It's easy to forget that when Indymedia started in November 1999, the word 'blog' had *just* been coined. The Ipod (2001) hadn't yet been invented yet, the phrase "podcast" didn't exist, and neither did the Democracy Player (2005, later renamed Miro in 2007) or VideoBomb). Websites were mostly static HTML pages, maybe with a few Java applets, or horrible moving Flash banners, or the occasional whole "website" made in Flash that took 2 minutes to load each page on a dial-up modem. Photo-sharing sites like Webshots (1995) were in their infancy. Online video was low quality, and the few streaming video websites were mainly using proprietary formats like RealMedia (created by RealNetworks, founded 1994), and proprietary steaming software like ShoutCast (1998). Only a handful of sites accepting user-submitted material had existed for any length of time, such as Project Gutenberg (1971), IMDB (1990), Archive.org (1996), and Radio4All (1996). SlashDot (1997) and MP3.com (1997) were only two years old, and DMOZ (1998), Everything2 (1998), and Care2 (1998) were only a year old. Yahoo (1995) was only 4 years old, and hadn't yet acquired Geocities (1994), Altavista (1995), eGroups (1997), or Del.icio.us (2003). Google (1998) was only a year old too, and only a search page, which people flocked to because it was ad-free (true!), AdSense (2003) didn't exist yet. LiveJournal (April 1999), Live365 (July 1999), and Blogger (August 1999) had *just* come out that year, and Kuro5hin (December 1999) was just about to. There was no OhMyNews (2000), no DeviantArt (2000), no Wikipedia (2001), no Last.fm (2002), no Picasa (2002), no Fotolog (2002), no MySpace (2003), no 4Chan (2003), no PhotoBucket (2003), no Vimeo (2004), no Digg (2004), no FlickR (2004), no FarceBook (2004), no Reddit (2005), no Huffington Post (2005), no YouTube (2005), no Blip.tv (2005) or Twit.tv (2005), no WikiLeaks (2006), no Twitter (2006), no Tumblr (2007), no LiveStream (2007), no SoundCloud (2008), no Vodo (2009), no Pinterest (2010), no Instagram (2010), no Snapchat (2011), no Medium (2012). The point is, open-publishing websites were a radical idea at the time, one that has become the status quo, although perhaps better known as 'web 2.0' or 'user-generated content' (neither of which were things in 1999) and this isn't really mentioned in the article. The idea of open-publishing *news*, actual reporting rather than opinion and speculation, remains radical, and Indymedia's role as one of the first major 'citizen journalism' projects on the web isn't mentioned by Wikipedia either, giving credit to later start-ups like OhMyNews and Huff post.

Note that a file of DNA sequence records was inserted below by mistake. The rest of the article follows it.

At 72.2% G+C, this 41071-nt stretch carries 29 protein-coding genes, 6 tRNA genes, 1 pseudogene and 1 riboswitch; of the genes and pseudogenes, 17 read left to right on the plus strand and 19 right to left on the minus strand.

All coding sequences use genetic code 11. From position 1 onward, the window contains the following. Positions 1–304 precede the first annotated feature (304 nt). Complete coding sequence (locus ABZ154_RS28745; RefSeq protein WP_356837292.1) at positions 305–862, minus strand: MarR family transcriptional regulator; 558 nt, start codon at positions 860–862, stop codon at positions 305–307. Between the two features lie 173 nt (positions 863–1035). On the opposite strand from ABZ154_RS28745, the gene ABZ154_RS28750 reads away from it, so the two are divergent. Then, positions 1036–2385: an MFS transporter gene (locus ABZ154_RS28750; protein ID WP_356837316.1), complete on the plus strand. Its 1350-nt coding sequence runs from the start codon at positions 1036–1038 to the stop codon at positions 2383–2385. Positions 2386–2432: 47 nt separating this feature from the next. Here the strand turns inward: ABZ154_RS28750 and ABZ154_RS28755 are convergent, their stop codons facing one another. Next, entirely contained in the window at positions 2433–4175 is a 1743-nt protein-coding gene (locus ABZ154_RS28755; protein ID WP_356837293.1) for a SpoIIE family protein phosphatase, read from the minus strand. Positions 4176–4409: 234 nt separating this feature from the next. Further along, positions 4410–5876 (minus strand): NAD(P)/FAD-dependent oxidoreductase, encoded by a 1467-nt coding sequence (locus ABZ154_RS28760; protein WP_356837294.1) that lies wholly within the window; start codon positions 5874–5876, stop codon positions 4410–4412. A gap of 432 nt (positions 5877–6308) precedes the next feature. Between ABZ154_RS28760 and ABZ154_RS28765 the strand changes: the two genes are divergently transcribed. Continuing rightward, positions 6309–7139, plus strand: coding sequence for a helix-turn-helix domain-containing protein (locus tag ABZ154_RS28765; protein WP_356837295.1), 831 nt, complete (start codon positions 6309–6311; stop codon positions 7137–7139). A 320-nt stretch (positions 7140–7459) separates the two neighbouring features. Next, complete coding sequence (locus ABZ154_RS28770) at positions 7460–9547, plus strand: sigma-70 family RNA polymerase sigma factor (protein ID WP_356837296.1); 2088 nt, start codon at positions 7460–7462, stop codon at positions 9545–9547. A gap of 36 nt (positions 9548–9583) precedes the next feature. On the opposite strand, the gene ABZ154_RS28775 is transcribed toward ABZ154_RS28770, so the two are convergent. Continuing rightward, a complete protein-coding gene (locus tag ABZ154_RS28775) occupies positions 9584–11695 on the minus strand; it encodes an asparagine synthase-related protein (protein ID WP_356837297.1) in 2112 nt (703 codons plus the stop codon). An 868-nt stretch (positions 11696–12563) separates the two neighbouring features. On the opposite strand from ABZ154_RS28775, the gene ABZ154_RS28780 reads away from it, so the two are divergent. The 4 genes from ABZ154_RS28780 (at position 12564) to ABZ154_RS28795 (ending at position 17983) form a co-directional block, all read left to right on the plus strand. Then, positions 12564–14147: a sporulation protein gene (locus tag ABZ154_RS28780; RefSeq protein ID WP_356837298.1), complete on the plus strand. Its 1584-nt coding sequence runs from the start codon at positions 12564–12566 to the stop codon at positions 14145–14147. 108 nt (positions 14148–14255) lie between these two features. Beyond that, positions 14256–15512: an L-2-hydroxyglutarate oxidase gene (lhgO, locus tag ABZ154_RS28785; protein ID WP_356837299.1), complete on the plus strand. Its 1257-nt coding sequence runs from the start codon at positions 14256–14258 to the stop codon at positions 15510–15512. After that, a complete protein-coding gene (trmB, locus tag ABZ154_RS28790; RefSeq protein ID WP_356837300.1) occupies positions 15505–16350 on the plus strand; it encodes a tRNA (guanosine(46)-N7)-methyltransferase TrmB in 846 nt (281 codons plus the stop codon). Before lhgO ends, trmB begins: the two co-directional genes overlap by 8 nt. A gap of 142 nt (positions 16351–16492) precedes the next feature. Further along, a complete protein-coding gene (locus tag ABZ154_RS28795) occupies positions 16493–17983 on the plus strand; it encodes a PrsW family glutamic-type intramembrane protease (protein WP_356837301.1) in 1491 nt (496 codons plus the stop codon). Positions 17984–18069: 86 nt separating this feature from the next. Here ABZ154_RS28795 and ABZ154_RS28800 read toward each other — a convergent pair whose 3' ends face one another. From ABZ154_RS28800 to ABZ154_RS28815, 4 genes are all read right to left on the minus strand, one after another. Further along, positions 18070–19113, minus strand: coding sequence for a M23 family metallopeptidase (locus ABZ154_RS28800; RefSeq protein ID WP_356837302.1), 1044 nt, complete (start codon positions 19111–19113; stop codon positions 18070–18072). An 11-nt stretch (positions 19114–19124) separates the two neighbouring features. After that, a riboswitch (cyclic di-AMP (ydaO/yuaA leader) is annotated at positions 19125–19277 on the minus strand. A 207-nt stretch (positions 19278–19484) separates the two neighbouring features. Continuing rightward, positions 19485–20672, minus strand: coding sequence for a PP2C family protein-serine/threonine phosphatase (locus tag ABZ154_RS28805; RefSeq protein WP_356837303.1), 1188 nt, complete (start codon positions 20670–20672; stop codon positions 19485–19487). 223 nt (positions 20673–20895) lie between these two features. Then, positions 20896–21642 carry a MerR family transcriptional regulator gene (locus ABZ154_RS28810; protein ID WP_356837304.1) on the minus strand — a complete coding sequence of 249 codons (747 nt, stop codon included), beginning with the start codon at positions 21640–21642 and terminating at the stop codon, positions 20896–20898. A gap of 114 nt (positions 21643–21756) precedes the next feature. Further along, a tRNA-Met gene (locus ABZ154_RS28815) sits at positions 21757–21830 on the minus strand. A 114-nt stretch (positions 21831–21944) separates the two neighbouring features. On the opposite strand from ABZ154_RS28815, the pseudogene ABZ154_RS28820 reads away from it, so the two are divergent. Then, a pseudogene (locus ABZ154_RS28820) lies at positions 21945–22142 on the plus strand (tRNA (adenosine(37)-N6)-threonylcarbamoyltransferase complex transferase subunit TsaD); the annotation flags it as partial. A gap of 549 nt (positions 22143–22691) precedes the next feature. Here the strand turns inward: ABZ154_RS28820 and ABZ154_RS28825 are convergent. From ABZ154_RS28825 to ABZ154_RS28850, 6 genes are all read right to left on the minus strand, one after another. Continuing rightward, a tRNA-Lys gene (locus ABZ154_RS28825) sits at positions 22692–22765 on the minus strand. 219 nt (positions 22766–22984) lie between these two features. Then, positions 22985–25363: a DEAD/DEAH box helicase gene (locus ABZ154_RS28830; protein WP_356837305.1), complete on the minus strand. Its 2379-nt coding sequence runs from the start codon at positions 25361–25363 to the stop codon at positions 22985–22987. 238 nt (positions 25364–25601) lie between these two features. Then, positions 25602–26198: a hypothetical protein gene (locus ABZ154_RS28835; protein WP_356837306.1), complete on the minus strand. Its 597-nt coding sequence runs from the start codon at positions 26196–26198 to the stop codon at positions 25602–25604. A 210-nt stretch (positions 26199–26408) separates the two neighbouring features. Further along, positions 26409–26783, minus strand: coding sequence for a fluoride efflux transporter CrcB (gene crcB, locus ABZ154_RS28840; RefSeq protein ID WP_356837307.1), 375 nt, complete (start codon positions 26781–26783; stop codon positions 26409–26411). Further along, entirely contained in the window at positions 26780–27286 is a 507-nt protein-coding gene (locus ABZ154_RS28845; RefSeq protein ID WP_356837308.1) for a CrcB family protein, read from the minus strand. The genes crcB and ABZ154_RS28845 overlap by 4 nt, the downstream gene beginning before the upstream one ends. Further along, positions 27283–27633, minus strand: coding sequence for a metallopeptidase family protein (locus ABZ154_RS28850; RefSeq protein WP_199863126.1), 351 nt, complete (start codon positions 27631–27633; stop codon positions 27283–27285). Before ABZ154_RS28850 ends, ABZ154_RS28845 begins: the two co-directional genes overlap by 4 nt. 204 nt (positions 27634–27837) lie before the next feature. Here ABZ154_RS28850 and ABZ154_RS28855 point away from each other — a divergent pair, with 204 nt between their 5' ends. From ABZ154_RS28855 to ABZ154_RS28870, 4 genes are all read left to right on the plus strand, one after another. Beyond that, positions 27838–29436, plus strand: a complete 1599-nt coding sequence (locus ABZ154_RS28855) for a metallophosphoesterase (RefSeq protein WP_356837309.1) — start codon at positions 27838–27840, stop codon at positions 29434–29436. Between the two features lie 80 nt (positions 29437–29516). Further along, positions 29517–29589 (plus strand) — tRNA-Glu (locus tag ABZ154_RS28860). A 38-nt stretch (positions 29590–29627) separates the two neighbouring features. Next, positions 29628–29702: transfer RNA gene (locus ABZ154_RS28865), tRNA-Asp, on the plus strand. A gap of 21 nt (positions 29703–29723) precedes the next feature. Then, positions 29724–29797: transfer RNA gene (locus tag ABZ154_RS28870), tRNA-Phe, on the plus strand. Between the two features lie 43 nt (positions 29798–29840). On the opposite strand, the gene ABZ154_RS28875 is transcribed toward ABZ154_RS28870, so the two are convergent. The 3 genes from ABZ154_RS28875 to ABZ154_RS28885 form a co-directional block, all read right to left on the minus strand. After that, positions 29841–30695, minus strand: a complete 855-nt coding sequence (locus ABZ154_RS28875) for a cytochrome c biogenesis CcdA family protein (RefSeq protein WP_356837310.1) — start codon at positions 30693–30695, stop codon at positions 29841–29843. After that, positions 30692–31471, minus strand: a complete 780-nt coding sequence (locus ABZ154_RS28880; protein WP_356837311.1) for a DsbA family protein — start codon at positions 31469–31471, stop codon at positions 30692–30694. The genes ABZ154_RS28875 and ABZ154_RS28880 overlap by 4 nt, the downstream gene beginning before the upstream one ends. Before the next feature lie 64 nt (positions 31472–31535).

Distribution: Websites accompanied by growth of filesharing; Napster (1999) released June of the same year the first Indymedia.org site went online; GNUtella (2000) and LimeWire (2000); Kazaa (2001), Grokster (2001) and Morpheus (2001); SoulSeek (2002) and SoulSeek Records; BitTorrent (2001), Pirate Bay (2003), Mininova (2005), KickassTorrents (2008).
Despite promoting itself as a news site, unlike the corporate news sites that mostly came later, Indymedia never sought to enforce copyright, encouraging the free and permission-less re-publishing of content from Indymedia sites. There was no CreativeCommons (2001) when the first Indymedia site was launched, but it was quickly adopted into the CMS software used by Indymedia sites.